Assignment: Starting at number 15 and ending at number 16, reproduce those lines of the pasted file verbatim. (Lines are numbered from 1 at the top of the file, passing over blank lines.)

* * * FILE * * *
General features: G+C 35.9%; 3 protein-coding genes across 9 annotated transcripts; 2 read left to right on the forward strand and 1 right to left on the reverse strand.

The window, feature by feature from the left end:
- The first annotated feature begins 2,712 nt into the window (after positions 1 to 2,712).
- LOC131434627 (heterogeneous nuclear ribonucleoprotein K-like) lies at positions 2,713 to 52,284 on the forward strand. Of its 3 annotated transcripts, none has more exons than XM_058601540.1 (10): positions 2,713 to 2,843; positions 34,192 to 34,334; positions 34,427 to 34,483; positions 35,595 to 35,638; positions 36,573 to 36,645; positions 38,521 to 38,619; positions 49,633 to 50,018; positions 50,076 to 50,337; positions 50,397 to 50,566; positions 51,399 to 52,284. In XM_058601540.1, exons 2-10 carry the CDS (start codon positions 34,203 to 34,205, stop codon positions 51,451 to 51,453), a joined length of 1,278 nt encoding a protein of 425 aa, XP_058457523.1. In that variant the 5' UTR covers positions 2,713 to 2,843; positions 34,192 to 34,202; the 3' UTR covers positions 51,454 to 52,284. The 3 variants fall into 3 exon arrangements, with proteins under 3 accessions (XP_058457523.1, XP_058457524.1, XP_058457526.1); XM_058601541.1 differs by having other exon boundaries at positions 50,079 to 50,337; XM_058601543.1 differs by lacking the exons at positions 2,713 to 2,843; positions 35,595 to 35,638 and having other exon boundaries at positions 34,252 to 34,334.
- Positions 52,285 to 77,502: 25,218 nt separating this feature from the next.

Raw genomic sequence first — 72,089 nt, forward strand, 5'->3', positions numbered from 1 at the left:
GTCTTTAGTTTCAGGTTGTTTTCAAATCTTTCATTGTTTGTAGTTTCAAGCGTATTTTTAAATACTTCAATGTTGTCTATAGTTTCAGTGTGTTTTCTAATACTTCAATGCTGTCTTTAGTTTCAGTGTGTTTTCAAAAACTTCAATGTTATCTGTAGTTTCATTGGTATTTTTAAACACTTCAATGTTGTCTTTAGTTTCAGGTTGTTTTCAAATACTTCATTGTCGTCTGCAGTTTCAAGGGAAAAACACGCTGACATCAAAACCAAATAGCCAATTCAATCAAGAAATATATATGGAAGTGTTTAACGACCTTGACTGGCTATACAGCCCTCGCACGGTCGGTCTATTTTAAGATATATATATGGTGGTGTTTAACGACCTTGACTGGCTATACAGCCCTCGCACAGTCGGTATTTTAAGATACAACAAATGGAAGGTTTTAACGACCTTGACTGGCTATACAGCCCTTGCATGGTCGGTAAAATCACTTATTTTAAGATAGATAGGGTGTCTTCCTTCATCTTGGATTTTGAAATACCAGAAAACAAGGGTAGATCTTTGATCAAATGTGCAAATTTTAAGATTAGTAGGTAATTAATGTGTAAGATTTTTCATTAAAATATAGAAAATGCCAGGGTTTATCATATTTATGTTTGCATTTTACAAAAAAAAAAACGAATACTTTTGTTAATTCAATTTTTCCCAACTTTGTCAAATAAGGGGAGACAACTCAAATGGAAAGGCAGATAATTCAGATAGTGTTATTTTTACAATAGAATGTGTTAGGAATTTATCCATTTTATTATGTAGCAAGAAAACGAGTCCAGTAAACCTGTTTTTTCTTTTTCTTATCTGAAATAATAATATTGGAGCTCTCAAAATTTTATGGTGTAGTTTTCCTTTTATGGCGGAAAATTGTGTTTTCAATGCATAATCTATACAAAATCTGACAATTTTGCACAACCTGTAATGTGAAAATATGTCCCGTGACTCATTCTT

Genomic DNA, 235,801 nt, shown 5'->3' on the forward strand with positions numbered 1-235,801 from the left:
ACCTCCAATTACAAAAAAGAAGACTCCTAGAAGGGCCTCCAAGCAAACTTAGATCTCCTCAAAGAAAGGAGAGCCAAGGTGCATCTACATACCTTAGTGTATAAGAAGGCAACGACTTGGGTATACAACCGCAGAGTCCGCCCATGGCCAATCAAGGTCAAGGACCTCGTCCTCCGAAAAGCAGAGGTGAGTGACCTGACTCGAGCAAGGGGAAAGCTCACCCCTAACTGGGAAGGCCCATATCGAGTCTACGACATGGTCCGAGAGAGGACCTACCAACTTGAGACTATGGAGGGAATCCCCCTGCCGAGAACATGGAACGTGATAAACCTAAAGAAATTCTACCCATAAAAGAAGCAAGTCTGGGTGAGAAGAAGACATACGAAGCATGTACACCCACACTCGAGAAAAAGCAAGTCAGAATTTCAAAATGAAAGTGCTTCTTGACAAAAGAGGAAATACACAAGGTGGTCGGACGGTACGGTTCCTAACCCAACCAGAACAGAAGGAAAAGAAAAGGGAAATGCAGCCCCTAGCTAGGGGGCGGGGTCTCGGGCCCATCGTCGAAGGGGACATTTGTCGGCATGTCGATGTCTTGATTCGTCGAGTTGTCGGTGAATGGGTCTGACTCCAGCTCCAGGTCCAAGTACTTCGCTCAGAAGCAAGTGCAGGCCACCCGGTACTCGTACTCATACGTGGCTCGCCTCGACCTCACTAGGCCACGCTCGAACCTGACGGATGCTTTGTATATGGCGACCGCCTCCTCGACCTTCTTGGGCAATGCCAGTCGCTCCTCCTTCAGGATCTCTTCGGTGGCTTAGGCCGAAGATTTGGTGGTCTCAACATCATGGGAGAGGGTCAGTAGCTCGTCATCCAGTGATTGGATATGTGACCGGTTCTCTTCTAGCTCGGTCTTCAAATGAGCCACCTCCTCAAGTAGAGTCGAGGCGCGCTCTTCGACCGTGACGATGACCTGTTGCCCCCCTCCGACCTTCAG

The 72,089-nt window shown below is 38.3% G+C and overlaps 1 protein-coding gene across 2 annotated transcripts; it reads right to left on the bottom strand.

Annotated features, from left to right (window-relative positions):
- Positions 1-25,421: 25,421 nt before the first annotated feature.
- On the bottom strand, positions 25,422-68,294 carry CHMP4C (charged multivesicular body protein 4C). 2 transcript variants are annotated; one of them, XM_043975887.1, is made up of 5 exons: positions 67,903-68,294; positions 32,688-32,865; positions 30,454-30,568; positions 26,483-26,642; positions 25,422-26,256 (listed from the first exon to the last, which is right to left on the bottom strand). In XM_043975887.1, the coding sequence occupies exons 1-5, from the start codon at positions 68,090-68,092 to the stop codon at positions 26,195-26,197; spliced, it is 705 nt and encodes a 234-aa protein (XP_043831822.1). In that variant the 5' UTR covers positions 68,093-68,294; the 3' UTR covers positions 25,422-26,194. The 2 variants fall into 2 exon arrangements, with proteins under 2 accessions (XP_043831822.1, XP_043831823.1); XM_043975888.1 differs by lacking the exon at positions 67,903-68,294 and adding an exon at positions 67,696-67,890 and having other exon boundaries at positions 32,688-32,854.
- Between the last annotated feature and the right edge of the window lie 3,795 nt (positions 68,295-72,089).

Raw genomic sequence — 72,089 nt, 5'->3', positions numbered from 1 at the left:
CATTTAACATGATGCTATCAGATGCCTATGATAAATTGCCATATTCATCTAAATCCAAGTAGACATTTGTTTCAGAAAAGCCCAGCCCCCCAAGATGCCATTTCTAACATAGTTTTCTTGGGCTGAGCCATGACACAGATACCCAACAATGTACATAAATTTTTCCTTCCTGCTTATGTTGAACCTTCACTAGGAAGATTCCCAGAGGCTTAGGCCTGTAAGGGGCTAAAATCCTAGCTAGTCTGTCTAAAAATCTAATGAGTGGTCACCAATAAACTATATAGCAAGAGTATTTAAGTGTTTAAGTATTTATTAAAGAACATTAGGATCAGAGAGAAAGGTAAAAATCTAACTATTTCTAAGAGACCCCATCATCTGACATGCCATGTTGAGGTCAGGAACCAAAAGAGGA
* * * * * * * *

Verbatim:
Raw genomic sequence — 72,089 nt, 5'->3', positions numbered from 1 at the left:
CATTTAACATGATGCTATCAGATGCCTATGATAAATTGCCATATTCATCTAAATCCAAGTAGACATTTGTTTCAGAAAAGCCCAGCCCCCCAAGATGCCATTTCTAACATAGTTTTCTTGGGCTGAGCCATGACACAGATACCCAACAATGTACATAAATTTTTCCTTCCTGCTTATGTTGAACCTTCACTAGGAAGATTCCCAGAGGCTTAGGCCTGTAAGGGGCTAAAATCCTAGCTAGTCTGTCTAAAAATCTAATGAGTGGTCACCAATAAACTATATAGCAAGAGTATTTAAGTGTTTAAGTATTTATTAAAGAACATTAGGATCAGAGAGAAAGGTAAAAATCTAACTATTTCTAAGAGACCCCATCATCTGACATGCCATGTTGAGGTCAGGAACCAAAAGAGGA